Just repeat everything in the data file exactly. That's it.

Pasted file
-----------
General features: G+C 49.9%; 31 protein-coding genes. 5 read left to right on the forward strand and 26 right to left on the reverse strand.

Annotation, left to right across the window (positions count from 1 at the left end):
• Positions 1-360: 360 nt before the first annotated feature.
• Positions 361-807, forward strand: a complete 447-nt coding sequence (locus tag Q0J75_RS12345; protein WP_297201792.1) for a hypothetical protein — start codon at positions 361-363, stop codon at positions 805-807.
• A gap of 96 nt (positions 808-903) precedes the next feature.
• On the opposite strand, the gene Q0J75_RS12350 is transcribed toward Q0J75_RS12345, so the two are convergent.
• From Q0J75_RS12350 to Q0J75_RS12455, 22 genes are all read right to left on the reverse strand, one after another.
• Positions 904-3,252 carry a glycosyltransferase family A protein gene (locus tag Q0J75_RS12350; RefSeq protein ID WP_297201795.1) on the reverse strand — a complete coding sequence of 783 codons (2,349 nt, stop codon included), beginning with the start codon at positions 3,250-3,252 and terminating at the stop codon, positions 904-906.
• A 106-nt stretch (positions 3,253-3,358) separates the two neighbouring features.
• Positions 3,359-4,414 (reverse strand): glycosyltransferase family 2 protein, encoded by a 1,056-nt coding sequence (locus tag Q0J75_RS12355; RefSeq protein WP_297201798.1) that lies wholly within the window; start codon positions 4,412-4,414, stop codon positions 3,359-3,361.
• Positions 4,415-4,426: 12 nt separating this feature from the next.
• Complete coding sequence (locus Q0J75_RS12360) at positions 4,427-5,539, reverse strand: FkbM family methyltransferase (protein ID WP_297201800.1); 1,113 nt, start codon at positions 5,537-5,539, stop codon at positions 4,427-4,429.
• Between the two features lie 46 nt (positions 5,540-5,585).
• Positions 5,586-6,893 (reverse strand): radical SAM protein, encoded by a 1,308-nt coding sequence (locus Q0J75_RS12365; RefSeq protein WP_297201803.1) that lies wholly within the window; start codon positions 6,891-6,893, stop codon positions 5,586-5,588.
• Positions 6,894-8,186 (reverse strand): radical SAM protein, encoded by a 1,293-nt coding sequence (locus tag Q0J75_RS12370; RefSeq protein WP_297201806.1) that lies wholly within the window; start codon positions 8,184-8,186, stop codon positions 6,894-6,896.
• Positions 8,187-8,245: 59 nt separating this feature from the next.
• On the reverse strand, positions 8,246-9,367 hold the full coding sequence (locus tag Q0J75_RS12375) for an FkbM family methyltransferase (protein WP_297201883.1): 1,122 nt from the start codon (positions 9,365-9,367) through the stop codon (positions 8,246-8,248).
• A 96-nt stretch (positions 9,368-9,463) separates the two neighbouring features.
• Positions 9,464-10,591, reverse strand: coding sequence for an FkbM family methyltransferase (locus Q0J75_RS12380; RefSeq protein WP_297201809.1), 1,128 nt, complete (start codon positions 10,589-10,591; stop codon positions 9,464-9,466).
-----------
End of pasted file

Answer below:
General features: G+C 49.9%; 31 protein-coding genes. 5 read left to right on the forward strand and 26 right to left on the reverse strand.

Annotation, left to right across the window (positions count from 1 at the left end):
• Positions 1-360: 360 nt before the first annotated feature.
• Positions 361-807, forward strand: a complete 447-nt coding sequence (locus tag Q0J75_RS12345; protein WP_297201792.1) for a hypothetical protein — start codon at positions 361-363, stop codon at positions 805-807.
• A gap of 96 nt (positions 808-903) precedes the next feature.
• On the opposite strand, the gene Q0J75_RS12350 is transcribed toward Q0J75_RS12345, so the two are convergent.
• From Q0J75_RS12350 to Q0J75_RS12455, 22 genes are all read right to left on the reverse strand, one after another.
• Positions 904-3,252 carry a glycosyltransferase family A protein gene (locus tag Q0J75_RS12350; RefSeq protein ID WP_297201795.1) on the reverse strand — a complete coding sequence of 783 codons (2,349 nt, stop codon included), beginning with the start codon at positions 3,250-3,252 and terminating at the stop codon, positions 904-906.
• A 106-nt stretch (positions 3,253-3,358) separates the two neighbouring features.
• Positions 3,359-4,414 (reverse strand): glycosyltransferase family 2 protein, encoded by a 1,056-nt coding sequence (locus tag Q0J75_RS12355; RefSeq protein WP_297201798.1) that lies wholly within the window; start codon positions 4,412-4,414, stop codon positions 3,359-3,361.
• Positions 4,415-4,426: 12 nt separating this feature from the next.
• Complete coding sequence (locus Q0J75_RS12360) at positions 4,427-5,539, reverse strand: FkbM family methyltransferase (protein ID WP_297201800.1); 1,113 nt, start codon at positions 5,537-5,539, stop codon at positions 4,427-4,429.
• Between the two features lie 46 nt (positions 5,540-5,585).
• Positions 5,586-6,893 (reverse strand): radical SAM protein, encoded by a 1,308-nt coding sequence (locus Q0J75_RS12365; RefSeq protein WP_297201803.1) that lies wholly within the window; start codon positions 6,891-6,893, stop codon positions 5,586-5,588.
• Positions 6,894-8,186 (reverse strand): radical SAM protein, encoded by a 1,293-nt coding sequence (locus tag Q0J75_RS12370; RefSeq protein WP_297201806.1) that lies wholly within the window; start codon positions 8,184-8,186, stop codon positions 6,894-6,896.
• Positions 8,187-8,245: 59 nt separating this feature from the next.
• On the reverse strand, positions 8,246-9,367 hold the full coding sequence (locus tag Q0J75_RS12375) for an FkbM family methyltransferase (protein WP_297201883.1): 1,122 nt from the start codon (positions 9,365-9,367) through the stop codon (positions 8,246-8,248).
• A 96-nt stretch (positions 9,368-9,463) separates the two neighbouring features.
• Positions 9,464-10,591, reverse strand: coding sequence for an FkbM family methyltransferase (locus Q0J75_RS12380; RefSeq protein WP_297201809.1), 1,128 nt, complete (start codon positions 10,589-10,591; stop codon positions 9,464-9,466).